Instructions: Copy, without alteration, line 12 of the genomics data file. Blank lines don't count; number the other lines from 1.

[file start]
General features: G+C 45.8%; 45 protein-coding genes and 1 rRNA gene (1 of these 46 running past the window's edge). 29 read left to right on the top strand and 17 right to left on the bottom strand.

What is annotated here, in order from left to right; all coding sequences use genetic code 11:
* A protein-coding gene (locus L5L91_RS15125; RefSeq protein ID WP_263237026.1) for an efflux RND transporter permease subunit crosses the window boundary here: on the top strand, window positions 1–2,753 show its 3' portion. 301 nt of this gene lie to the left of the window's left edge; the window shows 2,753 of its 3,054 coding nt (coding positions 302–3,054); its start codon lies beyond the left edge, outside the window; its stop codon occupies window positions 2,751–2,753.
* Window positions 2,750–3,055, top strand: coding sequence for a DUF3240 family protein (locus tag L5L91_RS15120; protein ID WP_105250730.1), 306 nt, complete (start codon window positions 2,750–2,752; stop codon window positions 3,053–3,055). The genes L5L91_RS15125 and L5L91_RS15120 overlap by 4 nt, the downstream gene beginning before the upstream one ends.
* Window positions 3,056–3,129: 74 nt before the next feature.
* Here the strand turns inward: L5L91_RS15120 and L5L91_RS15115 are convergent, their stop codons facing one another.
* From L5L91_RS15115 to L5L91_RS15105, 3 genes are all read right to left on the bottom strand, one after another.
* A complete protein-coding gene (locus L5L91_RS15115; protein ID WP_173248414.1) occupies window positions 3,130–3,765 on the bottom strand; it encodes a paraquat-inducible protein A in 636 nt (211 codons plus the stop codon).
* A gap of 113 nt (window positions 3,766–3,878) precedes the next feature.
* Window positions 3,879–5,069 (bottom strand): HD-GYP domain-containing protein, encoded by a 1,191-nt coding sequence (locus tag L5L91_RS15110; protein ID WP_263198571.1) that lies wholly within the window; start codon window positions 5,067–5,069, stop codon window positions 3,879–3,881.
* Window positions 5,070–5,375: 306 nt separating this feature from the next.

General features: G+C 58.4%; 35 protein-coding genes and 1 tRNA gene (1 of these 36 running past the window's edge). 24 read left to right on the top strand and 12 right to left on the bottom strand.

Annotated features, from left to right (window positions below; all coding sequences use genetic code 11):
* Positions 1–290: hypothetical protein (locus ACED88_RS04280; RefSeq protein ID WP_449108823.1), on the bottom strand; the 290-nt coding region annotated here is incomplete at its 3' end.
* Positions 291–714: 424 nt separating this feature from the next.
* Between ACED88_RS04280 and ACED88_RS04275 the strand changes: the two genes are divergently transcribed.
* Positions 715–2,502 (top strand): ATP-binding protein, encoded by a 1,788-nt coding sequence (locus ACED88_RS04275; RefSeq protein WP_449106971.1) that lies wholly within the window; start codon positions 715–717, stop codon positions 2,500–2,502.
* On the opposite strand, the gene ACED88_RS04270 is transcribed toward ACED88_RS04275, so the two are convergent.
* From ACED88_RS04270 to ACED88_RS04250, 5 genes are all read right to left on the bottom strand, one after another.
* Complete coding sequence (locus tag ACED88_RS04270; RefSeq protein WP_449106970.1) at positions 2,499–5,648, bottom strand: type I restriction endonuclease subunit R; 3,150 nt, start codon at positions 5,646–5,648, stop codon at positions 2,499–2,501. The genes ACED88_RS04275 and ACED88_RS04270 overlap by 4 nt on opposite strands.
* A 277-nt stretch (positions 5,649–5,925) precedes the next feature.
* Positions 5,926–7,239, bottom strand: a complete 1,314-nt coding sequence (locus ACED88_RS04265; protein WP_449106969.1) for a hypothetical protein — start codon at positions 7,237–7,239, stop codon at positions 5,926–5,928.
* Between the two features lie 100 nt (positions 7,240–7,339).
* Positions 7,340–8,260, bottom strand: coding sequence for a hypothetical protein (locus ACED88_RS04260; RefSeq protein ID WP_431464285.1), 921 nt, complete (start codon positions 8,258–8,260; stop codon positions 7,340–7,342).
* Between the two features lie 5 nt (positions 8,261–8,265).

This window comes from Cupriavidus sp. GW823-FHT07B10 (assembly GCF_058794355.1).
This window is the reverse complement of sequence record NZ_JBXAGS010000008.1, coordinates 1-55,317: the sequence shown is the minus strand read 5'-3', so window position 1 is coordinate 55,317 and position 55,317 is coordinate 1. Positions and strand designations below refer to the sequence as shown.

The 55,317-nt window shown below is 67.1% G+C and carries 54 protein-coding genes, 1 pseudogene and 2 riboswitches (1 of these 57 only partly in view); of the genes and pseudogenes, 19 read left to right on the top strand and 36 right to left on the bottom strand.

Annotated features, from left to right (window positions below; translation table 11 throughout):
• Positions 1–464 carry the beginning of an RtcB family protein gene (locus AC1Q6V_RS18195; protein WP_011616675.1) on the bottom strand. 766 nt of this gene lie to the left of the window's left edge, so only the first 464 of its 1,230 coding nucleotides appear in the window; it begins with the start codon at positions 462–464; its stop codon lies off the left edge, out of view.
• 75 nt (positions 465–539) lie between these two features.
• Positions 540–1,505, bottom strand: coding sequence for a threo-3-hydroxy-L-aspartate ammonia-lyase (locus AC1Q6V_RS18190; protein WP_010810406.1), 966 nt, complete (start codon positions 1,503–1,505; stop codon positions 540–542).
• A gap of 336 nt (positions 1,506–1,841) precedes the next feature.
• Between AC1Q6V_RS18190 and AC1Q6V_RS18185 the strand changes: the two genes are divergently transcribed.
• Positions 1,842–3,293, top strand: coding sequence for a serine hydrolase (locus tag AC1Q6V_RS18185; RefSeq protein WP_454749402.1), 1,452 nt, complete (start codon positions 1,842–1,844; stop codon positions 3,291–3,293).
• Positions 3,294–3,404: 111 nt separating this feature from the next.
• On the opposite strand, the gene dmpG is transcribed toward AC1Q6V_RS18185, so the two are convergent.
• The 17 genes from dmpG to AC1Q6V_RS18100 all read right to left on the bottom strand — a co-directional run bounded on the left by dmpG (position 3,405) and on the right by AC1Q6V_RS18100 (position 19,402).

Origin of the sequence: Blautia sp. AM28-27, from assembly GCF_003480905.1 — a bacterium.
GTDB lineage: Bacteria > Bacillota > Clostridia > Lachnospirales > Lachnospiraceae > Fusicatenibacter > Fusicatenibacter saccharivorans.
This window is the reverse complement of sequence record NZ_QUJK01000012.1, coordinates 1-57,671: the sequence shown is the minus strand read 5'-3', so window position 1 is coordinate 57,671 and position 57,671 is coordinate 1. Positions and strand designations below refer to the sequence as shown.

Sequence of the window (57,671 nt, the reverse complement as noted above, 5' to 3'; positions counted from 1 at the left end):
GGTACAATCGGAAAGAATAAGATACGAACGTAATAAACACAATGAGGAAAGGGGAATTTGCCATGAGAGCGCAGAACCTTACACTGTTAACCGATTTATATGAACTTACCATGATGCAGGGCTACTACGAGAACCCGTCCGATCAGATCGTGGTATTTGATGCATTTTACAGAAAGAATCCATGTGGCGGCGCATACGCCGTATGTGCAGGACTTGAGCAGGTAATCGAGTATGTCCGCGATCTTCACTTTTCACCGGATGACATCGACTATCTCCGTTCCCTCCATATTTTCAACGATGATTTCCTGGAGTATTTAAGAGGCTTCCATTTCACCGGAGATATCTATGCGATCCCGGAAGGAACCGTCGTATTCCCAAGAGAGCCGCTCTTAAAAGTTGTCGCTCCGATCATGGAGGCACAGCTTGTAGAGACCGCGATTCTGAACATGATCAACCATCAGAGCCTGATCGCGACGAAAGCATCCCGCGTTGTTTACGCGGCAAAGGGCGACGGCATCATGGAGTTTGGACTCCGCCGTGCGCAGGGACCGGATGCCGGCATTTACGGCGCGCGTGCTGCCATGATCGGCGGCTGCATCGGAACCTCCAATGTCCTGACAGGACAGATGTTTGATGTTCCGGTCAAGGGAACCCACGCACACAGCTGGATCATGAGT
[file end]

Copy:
General features: G+C 58.4%; 35 protein-coding genes and 1 tRNA gene (1 of these 36 running past the window's edge). 24 read left to right on the top strand and 12 right to left on the bottom strand.